Marino Gazzola, Ontario Catholic School Trustees' Association (OCSTA) president

More than half of Ontarians against funding Catholic schools

  • May 18, 2012

TORONTO - The majority of Ontarians are opposed to the public funding of the Catholic education system, according to a survey by Forum Research.

Of 1,072 randomly selected adults polled on May 14, a standard sample size for Ontario, 53 per cent disagreed with current economic support of Catholic schools. This is a four-per-cent jump since Forum Research last asked the question in January. Forty per cent of respondents favoured funding Catholic boards while six per cent were unsure.

The study also found that 51 per cent of Ontarians believe Catholic schools should be able to create Gay-Straight Alliances (GSAs), with 28 per cent opposed and 21 per cent unsure.

The survey has a 2.99-per-cent margin of error 19 out of 20 times.

Marino Gazzola, Ontario Catholic School Trustees' Association (OCSTA) president, believes media coverage — specifically regarding the GSA issue — has contributed to the survey's results.

"The whole fact that there is a huge media circus going on right now with a lot of the issues revolving or surrounding the Catholic side of it ... could be skewing the support (by) making it difficult to support," said Gazzola.

The media coverage revolves around Bill-13, the province's anti-bullying law that Catholic school boards oppose because of its focus on gender and sexual orientation over other forms of bullying.

Gazzola though, is not all that worried by polls, calling them unreliable. 

"A poll is a poll. It's a very small snapshot of people," said Gazzola, pointing to the recent Alberta election as evidence of their unreliability.  "Polls leading up to the election had the Wildrose Party winning by a landslide and it turned out to be the complete opposite."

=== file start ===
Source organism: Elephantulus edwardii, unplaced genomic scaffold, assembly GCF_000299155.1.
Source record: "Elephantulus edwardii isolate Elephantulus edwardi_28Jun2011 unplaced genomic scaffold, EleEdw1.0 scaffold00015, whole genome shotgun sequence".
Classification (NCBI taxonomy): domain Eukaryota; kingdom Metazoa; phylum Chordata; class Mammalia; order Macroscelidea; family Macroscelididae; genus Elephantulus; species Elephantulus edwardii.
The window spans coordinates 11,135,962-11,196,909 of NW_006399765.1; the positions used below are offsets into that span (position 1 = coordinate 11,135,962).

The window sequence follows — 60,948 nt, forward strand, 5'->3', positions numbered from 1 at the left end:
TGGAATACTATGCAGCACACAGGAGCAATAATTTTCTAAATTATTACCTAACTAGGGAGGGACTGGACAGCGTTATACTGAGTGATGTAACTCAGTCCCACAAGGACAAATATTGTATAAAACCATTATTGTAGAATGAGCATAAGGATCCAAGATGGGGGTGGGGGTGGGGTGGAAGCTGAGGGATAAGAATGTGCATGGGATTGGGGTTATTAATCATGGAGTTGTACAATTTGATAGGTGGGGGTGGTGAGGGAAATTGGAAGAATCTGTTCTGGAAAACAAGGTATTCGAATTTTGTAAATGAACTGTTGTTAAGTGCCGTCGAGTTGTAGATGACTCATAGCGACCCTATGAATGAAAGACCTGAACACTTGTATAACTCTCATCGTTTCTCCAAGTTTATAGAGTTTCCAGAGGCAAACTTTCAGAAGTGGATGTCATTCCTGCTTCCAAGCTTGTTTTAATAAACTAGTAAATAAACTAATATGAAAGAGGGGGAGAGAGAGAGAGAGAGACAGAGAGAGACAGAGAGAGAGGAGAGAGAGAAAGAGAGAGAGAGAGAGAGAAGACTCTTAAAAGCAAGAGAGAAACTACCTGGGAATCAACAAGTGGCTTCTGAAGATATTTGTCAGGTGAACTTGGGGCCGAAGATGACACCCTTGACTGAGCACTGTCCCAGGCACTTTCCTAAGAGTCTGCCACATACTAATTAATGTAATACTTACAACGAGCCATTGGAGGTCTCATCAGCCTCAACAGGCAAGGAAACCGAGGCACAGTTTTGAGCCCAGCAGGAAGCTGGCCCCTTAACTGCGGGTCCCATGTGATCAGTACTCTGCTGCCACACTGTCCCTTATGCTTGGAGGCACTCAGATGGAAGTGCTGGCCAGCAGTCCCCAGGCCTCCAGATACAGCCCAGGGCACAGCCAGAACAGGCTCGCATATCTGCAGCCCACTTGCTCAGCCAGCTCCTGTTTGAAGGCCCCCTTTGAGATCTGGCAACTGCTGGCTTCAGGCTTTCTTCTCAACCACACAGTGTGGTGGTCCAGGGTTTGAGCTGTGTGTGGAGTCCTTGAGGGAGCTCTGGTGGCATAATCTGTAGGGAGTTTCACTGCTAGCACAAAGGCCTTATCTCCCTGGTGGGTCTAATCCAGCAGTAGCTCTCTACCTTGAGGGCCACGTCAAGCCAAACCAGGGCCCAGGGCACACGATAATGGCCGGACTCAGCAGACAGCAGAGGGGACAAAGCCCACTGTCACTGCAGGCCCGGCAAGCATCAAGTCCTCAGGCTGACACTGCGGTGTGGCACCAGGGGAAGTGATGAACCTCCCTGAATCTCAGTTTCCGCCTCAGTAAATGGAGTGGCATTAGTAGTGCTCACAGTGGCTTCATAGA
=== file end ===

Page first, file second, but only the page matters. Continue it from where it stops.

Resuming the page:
Ontario Green Party leader Mike Schreiner sees a different kind of evidence in the numbers.

"Consistently I've seen a majority of Ontarians support ending funding of Catholic schools," said Schreiner, who wants the Catholic and public systems to be amalgamated. "We believe now is the right time to have a conversation about taking the best of the Catholic system and the best of the public system and bring them together to have one single French and English board."

Amalgamation would ease the closure of under-utilized facilities, reduce board positions and simplify the introduction of standardized policies, cutting costs, said Schreiner. He estimated amalgamating the two systems would save taxpayers in the $1.5-billion range annually.

Gazzola doubts there will be any change to the system however.

"It's working very well right now, it's internationally recognized and I don't see that happening," said Gazzola. "The Ontario system is one of the best in the world. One of the reasons for that is a full one-third of that system is the Catholic system itself, 600,000 students."

And the Catholic system has too much history in Ontario, 170 years, he noted.  

"What would be truly unfair would be to tear down a system that's been successful and in place for so long and an integral part of the publicly funded system," said Gazzola. "If you were starting from scratch right now, yeah, maybe then you would want to look whether you're going to fund one faith or not."

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